A Longitudinal Study of GAD65 and ICA512 Autoantibodies During the Progression to Type 1 Diabetes in Diabetes Prevention Trial–Type 1 (DPT-1) Participants

  1. George Eisenbarth, MD, PHD5
  1. 1Division of Endocrinology, University of Miami, Miami, Florida
  2. 2Division of Endocrinology, Metabolism, and Nutrition, VA Puget Sound Health Care System, University of Washington, Seattle, Washington
  3. 3Division of Informatics and Biostatistics, University of South Florida, Tampa, Florida
  4. 4Pediatrics Epidemiology Center, University of South Florida, Tampa, Florida
  5. 5HLA/DNA Laboratory, Barbara Davis Center for Childhood Diabetes, University of Colorado, Denver, Colorado
  6. 6Division of Endocrinology, University of Florida, Gainesville, Florida
  7. 7Joslin Diabetes Center, Boston, Massachusetts
  1. Corresponding author: Jay M. Sosenko, jsosenko{at}med.miami.edu.


OBJECTIVE We examined changes in GAD65 and islet cell autoantibody-512 autoantibodies (GADA and IA-2 antigen [IA-2A]) during progression to type 1 diabetes (T1D).

RESEARCH DESIGN AND METHODS Diabetes Prevention Trial–Type 1 participants were assessed for changes in positivity and titers of GADA and IA-2A during the progression to T1D.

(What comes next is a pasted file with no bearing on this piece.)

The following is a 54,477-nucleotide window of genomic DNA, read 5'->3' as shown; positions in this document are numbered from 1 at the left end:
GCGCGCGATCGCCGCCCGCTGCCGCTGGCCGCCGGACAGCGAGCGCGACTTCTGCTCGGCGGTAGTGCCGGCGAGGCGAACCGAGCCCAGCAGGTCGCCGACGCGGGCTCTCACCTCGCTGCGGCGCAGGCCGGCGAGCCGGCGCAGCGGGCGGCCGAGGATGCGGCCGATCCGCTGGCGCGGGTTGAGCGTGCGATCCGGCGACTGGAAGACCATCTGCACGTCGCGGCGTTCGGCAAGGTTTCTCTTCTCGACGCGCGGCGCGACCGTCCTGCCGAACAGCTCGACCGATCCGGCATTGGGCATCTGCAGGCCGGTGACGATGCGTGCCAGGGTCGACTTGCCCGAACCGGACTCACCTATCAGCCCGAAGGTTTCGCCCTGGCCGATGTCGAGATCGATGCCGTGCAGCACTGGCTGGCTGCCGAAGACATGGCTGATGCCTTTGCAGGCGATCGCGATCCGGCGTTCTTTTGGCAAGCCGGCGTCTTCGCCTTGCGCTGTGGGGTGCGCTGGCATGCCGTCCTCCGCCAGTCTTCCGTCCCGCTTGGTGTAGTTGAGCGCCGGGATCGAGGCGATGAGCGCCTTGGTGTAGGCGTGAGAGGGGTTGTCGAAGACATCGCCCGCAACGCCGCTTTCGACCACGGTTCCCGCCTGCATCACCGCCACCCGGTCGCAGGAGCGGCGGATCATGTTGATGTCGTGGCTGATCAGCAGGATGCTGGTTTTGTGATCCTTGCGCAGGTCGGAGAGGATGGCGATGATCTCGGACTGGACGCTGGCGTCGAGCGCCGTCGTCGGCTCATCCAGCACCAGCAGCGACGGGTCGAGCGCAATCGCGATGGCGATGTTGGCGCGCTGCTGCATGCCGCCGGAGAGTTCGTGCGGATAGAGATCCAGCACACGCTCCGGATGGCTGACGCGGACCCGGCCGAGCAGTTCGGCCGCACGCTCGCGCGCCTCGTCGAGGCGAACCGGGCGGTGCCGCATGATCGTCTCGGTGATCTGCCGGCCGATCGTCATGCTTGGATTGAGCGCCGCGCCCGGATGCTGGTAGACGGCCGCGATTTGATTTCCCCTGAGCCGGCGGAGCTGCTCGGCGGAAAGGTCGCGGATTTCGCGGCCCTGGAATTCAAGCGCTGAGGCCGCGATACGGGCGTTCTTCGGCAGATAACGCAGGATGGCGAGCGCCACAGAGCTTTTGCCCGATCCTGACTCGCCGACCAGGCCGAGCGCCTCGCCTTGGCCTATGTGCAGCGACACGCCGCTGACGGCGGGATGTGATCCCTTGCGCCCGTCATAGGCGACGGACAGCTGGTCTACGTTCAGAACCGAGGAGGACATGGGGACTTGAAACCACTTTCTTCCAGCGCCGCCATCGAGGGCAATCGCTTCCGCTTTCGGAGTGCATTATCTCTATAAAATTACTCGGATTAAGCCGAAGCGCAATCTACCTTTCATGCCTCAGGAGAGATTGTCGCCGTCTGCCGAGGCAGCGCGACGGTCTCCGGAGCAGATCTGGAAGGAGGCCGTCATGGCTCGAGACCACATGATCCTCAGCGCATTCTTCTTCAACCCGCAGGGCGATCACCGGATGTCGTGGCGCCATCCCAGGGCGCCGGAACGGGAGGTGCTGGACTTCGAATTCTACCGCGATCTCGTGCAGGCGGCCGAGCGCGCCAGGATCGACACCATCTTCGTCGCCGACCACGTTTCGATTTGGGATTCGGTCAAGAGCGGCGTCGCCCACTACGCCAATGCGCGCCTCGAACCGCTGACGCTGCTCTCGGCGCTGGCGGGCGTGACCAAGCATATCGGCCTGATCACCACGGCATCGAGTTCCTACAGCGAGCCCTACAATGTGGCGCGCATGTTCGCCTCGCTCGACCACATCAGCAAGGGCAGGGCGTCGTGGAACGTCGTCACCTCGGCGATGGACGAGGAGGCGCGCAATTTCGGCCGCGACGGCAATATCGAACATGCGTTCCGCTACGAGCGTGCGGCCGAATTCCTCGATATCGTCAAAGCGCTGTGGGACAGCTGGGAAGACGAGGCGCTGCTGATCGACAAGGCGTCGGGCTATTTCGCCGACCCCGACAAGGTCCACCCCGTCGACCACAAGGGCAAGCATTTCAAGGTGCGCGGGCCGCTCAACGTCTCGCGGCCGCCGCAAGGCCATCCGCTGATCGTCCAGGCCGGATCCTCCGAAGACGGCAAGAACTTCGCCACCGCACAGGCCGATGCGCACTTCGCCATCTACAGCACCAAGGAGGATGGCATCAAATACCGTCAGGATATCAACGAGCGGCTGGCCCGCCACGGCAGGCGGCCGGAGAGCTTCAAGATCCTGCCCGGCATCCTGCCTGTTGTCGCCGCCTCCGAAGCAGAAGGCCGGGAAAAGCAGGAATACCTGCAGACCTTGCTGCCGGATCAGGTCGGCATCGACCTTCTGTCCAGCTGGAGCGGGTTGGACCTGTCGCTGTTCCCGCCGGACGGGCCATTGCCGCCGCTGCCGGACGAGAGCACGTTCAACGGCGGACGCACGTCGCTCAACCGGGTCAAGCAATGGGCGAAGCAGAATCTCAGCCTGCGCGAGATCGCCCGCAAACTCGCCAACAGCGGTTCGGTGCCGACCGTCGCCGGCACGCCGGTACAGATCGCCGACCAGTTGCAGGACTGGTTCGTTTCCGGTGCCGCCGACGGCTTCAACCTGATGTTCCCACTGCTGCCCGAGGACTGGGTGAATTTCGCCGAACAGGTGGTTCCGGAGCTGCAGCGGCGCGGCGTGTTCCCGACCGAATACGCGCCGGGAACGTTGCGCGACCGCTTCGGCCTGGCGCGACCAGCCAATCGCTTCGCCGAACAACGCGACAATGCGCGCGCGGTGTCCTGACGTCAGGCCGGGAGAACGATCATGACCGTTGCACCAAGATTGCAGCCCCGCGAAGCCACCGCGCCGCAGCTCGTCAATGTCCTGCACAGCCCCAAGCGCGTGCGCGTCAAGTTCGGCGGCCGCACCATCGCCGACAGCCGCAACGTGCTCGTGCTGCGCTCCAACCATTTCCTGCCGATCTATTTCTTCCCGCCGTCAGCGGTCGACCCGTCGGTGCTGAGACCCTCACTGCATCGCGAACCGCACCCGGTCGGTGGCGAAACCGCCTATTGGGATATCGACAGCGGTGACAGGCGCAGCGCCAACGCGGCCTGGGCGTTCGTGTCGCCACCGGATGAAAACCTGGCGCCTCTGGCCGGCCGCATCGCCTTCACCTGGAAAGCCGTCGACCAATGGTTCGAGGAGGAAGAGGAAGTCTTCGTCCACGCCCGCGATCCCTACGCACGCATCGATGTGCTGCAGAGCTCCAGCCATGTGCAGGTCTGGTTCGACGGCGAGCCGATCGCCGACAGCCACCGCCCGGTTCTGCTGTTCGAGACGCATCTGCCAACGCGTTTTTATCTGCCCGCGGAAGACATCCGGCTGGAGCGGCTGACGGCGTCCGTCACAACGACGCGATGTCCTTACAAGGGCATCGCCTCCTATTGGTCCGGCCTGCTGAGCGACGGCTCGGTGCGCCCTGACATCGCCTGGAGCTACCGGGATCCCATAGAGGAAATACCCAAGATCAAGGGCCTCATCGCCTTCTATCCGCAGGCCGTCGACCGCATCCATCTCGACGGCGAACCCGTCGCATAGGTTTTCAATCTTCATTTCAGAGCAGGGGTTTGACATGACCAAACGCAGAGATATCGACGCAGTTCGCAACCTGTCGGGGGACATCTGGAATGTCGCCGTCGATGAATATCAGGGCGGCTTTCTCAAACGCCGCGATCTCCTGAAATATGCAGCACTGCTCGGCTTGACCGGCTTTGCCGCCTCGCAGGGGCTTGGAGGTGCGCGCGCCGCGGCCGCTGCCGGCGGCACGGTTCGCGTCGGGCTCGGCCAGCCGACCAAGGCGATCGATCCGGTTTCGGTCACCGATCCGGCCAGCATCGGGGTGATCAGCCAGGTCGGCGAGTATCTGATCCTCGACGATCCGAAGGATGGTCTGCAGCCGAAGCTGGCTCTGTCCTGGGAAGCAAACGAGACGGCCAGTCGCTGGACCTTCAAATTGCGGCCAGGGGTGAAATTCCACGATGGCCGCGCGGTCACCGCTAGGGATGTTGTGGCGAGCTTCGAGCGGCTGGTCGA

RESULTS Among 99 progressors to T1D with GADA and IA-2A measurements at baseline and diagnosis (mean interval = 3.3 ± 1.5 years), GADA positivity changed little and GADA titers decreased (P < 0.01). In contrast, both IA-2A positivity and titers increased substantially (P < 0.001). Even among those positive at baseline, IA-2A titers increased from baseline to diagnosis (n = 57; P < 0.001), whereas GADA titers decreased (n = 80; P < 0.01). The same patterns of change were also evident among those positive for both autoantibodies (n = 48) at baseline.

CONCLUSIONS IA-2A titers increase during the years before the diagnosis of T1D, even among those positive for IA-2A. In contrast, GADA titers tend to decline during those years.

  • Received May 25, 2011.
  • Accepted August 2, 2011.

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